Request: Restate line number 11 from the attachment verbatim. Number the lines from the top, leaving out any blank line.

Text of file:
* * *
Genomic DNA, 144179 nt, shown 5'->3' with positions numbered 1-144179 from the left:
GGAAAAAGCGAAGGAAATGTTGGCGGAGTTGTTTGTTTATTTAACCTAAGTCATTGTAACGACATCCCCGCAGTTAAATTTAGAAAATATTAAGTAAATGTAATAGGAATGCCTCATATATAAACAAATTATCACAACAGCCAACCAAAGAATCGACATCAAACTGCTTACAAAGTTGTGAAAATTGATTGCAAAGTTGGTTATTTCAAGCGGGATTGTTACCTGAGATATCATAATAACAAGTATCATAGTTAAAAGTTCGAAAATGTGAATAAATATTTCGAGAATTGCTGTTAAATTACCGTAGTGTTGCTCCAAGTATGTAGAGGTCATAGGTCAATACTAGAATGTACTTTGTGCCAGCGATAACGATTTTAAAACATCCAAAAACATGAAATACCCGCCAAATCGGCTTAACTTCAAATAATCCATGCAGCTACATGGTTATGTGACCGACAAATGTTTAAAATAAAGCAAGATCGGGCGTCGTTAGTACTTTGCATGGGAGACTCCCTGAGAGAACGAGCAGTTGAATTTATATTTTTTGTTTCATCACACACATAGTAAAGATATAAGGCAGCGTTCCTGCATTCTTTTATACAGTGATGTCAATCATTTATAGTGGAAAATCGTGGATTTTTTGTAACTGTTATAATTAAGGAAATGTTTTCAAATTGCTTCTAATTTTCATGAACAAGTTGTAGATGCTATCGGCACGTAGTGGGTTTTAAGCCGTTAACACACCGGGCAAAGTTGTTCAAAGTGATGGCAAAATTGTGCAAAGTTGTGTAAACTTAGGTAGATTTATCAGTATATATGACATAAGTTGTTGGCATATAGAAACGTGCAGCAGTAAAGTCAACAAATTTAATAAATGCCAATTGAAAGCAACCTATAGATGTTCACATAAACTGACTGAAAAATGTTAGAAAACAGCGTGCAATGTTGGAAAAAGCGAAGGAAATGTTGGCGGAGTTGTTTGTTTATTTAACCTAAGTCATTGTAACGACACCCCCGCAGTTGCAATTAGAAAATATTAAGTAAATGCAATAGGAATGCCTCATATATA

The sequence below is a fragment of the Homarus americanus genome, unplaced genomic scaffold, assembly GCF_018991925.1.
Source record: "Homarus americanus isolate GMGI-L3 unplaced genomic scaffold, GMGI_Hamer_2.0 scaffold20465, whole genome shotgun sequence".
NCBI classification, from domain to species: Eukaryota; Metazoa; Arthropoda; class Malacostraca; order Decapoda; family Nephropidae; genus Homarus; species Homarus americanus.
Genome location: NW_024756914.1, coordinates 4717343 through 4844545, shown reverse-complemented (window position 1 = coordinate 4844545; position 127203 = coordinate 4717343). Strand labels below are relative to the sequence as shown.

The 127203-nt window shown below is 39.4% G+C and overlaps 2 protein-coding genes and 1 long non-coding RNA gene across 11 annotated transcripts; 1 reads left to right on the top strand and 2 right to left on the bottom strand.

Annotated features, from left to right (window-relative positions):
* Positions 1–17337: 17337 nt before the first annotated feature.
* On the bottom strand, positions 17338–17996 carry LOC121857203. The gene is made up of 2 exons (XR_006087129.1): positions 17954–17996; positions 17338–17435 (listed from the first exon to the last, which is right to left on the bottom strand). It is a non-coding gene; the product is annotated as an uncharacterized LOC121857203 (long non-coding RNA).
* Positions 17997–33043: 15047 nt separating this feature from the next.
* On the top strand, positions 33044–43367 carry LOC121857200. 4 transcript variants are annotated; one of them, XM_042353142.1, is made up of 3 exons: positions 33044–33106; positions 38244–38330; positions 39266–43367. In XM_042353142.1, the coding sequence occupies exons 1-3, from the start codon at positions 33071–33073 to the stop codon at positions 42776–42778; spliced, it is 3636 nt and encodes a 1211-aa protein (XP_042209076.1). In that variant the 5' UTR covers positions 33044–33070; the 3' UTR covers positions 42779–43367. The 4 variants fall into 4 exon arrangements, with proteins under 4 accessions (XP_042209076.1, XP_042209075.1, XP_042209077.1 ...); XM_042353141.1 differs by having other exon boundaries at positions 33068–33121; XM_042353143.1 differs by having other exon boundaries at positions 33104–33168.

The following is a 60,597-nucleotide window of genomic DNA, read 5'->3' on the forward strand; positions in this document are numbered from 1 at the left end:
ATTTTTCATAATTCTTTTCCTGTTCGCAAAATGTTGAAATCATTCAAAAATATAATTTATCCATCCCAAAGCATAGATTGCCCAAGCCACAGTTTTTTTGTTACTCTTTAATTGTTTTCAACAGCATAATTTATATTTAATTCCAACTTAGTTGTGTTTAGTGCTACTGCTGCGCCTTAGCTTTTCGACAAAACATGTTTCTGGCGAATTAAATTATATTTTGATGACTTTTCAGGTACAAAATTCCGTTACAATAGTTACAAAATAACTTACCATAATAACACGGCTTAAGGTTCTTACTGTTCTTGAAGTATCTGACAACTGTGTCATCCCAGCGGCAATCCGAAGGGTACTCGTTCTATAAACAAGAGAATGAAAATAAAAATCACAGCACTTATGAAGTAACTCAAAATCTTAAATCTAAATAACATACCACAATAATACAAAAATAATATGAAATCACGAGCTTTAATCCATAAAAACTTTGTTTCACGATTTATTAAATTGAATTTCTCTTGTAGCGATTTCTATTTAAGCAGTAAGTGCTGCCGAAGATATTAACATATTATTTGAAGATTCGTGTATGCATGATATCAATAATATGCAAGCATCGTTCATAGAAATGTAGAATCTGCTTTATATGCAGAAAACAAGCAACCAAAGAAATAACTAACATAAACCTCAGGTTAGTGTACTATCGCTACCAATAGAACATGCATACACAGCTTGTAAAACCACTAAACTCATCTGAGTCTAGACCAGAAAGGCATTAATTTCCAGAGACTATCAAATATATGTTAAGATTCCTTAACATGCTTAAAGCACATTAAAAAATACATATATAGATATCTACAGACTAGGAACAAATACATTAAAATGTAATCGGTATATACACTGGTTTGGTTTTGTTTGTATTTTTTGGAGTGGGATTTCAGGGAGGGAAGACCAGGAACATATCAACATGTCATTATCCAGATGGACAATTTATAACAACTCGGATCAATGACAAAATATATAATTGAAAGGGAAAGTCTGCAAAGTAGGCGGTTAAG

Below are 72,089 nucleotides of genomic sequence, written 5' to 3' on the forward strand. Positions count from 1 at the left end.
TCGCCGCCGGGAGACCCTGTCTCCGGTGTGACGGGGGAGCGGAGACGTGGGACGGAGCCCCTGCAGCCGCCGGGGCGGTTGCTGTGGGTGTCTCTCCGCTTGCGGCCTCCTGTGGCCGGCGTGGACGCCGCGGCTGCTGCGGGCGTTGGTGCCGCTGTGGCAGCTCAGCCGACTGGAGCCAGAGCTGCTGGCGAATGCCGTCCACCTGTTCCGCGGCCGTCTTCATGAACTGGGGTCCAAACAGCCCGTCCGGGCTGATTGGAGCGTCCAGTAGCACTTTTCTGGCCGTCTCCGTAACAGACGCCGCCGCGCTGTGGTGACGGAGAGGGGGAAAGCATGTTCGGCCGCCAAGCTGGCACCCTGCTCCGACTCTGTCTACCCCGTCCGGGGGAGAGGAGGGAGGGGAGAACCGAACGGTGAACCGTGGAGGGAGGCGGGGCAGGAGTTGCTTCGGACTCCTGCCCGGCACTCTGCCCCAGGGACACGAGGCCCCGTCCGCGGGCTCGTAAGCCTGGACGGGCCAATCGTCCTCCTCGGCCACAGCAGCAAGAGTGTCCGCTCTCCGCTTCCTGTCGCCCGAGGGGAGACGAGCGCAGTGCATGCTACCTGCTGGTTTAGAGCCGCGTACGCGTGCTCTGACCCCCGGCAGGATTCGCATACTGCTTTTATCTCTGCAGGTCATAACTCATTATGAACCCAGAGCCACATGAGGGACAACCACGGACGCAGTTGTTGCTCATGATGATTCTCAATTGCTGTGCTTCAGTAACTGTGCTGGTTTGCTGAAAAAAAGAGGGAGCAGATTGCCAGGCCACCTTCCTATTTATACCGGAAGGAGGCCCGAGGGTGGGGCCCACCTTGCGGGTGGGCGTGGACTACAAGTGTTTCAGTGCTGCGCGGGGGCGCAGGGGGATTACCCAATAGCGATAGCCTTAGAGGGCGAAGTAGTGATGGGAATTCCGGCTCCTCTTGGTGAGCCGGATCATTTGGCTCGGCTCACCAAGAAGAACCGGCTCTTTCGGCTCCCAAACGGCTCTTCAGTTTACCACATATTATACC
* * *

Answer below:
* Positions 17997–33043: 15047 nt separating this feature from the next.